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If you thought the Beastie Boys’ tiff with GoldieBlox over the “Girls” parody used in their toy commercial was over when GoldieBlox dropped the song from the commercial and said they would drop their lawsuit (though as TechDirt points out, they technically, um, never actually did), better think again. GigaOm reports that the Beastie Boys have now filed suit against GoldieBlox, demanding it hand over profits gained from using the song without permission.

The Beastie Boys are more than a little emotionally involved, given that they say they are honoring the dying wish of deceased band member Adam Yauch that his music never be used commercially. And of course I’m not a lawyer. But it seems a bit dubious to me that they can succeed if they press this suit.

The Beasties are going up against a very strong precedent in a 1994 case that also involved a commercial (in the sense of making money, not as part of a TV commercial) parody of a popular music tune that that tune’s writers didn’t like. The case in question is Campbell v. Acuff-Rose Music, Inc., and it involved such disparate players as rockabilly legend Roy Orbison and foul-mouthed rap group 2 Live Crew.

2 Live Crew wanted to parody Roy Orbison’s “Oh, Pretty Woman.” They asked Acuff-Rose Music, the copyright owner of the song, for a license to use the tune, were turned down, but went ahead and did the song anyway. It sold a quarter of a million copies, and Acuff-Rose Music sued. The trial court threw the case out on summary judgment because it was a fair use parody. The appeals court reversed the judgment and remanded for a full trial because it failed the amount of use and commercial use portions of the four-factor fair use test. (We’re all becoming quite familiar with that test, given that it was also applied in the recent landmark Google Books decision.)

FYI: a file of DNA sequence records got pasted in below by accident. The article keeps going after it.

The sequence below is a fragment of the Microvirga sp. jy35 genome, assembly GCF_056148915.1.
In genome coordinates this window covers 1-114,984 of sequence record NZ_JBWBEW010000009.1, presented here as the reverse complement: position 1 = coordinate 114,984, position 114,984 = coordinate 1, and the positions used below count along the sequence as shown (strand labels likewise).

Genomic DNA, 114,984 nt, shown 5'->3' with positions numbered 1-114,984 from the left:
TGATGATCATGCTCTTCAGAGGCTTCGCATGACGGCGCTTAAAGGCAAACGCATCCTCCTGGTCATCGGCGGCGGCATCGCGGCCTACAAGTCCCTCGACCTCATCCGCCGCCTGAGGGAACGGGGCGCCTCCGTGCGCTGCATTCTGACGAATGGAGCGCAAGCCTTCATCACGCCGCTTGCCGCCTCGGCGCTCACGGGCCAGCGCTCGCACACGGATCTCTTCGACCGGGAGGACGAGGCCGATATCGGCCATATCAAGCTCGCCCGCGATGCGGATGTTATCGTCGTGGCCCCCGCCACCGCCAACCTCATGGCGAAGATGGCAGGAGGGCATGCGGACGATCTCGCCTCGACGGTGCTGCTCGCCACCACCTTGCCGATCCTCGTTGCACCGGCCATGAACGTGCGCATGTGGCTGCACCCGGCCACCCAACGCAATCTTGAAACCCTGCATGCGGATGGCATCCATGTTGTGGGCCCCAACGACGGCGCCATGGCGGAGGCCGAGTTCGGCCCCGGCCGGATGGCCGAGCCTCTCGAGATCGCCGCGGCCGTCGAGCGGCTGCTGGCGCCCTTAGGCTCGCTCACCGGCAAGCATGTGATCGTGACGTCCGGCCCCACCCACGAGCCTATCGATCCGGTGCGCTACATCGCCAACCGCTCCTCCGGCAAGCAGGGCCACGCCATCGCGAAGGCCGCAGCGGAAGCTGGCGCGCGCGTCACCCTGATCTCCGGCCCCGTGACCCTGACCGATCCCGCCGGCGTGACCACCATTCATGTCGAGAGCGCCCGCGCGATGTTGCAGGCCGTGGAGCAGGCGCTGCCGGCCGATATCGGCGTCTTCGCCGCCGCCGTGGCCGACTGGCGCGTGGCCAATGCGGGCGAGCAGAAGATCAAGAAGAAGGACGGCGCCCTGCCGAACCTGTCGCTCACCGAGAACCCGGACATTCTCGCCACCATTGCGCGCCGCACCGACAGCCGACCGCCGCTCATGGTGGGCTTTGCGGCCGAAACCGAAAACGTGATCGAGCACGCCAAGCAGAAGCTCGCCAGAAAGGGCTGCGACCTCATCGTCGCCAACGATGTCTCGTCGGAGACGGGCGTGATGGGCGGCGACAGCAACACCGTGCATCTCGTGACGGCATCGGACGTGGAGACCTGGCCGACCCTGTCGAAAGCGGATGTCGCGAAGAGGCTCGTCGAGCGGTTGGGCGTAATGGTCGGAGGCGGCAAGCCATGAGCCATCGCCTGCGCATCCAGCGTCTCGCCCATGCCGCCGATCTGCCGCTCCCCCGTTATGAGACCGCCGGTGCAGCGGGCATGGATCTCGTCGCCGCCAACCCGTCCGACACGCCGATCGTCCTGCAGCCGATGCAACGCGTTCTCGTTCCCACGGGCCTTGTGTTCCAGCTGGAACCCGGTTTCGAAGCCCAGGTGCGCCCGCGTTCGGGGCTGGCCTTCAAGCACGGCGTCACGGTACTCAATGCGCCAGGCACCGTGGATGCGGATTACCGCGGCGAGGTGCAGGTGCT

The case eventually made its way up to the Supreme Court, who ruled it was, in fact, a fair use, and that the four factors had to be looked at as part of a whole—you couldn’t just throw it out because it seemed to fail one or more while succeeding at the others. It noted commercial use was not necessarily a rejection of fair use in and of itself. It also noted that by their nature, parodies were entitled to take a bit more of a work than most fair uses could because that was how people would know what was being parodied, and that the parody generally wouldn’t harm the market for the original work because they serve different functions.

SCOTUS sent the case back down to the lower court for reconsideration on that basis, and the two parties eventually settled out of court. Reportedly, Acuff-Rose dropped the suit and 2 Live Crew licensed the tune. Regardless, Acuff-Rose v. 2 Live Crew set such a strong precedent for determining fair use that it has been one of the basic pillars supporting most fair use judgments since, including in the Google Books trial.

This ruling is also why parodists such as “Weird Al” Yankovic don’t have to ask permission to use songs they parody. It’s allowed under the same compulsory licensing that allows recording “straight” covers of music. (Of course, “Weird Al” asks permission anyway, because he believes in being polite, but he doesn’t have to. When a misunderstanding led to Al doing a parody of Coolio’s “Gangsta’s Paradise” without permission, apparently Coolio recognized that all he could really do was cash the royalty checks—there was never a lawsuit filed.

It should be interesting to see how this plays out in court. Will the Beastie Boys come to their senses and drop the case? Adam Yaunch’s dying wishes probably won’t make a whole lot of difference to the four-factor fair use test.

 
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